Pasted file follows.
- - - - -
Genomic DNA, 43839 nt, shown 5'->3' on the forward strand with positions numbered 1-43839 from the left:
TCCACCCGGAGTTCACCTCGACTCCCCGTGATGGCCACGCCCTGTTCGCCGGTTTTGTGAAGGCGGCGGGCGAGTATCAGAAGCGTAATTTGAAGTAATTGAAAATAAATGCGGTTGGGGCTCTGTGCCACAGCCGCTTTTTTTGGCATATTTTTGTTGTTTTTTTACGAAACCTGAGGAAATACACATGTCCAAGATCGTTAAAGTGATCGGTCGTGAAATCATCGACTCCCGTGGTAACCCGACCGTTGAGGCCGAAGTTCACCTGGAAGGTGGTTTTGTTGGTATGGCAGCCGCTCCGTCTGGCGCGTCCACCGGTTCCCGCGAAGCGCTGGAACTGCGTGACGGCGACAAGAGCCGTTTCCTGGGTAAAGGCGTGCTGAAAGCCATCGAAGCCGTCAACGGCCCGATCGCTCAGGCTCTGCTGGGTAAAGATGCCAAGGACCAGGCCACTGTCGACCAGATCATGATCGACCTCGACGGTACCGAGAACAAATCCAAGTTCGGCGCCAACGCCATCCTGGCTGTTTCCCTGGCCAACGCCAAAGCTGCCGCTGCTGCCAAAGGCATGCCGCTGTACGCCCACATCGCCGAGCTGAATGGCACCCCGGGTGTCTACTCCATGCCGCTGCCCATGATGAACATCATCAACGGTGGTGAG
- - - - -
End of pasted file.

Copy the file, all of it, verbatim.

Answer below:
Genomic DNA, 43839 nt, shown 5'->3' on the forward strand with positions numbered 1-43839 from the left:
TCCACCCGGAGTTCACCTCGACTCCCCGTGATGGCCACGCCCTGTTCGCCGGTTTTGTGAAGGCGGCGGGCGAGTATCAGAAGCGTAATTTGAAGTAATTGAAAATAAATGCGGTTGGGGCTCTGTGCCACAGCCGCTTTTTTTGGCATATTTTTGTTGTTTTTTTACGAAACCTGAGGAAATACACATGTCCAAGATCGTTAAAGTGATCGGTCGTGAAATCATCGACTCCCGTGGTAACCCGACCGTTGAGGCCGAAGTTCACCTGGAAGGTGGTTTTGTTGGTATGGCAGCCGCTCCGTCTGGCGCGTCCACCGGTTCCCGCGAAGCGCTGGAACTGCGTGACGGCGACAAGAGCCGTTTCCTGGGTAAAGGCGTGCTGAAAGCCATCGAAGCCGTCAACGGCCCGATCGCTCAGGCTCTGCTGGGTAAAGATGCCAAGGACCAGGCCACTGTCGACCAGATCATGATCGACCTCGACGGTACCGAGAACAAATCCAAGTTCGGCGCCAACGCCATCCTGGCTGTTTCCCTGGCCAACGCCAAAGCTGCCGCTGCTGCCAAAGGCATGCCGCTGTACGCCCACATCGCCGAGCTGAATGGCACCCCGGGTGTCTACTCCATGCCGCTGCCCATGATGAACATCATCAACGGTGGTGAG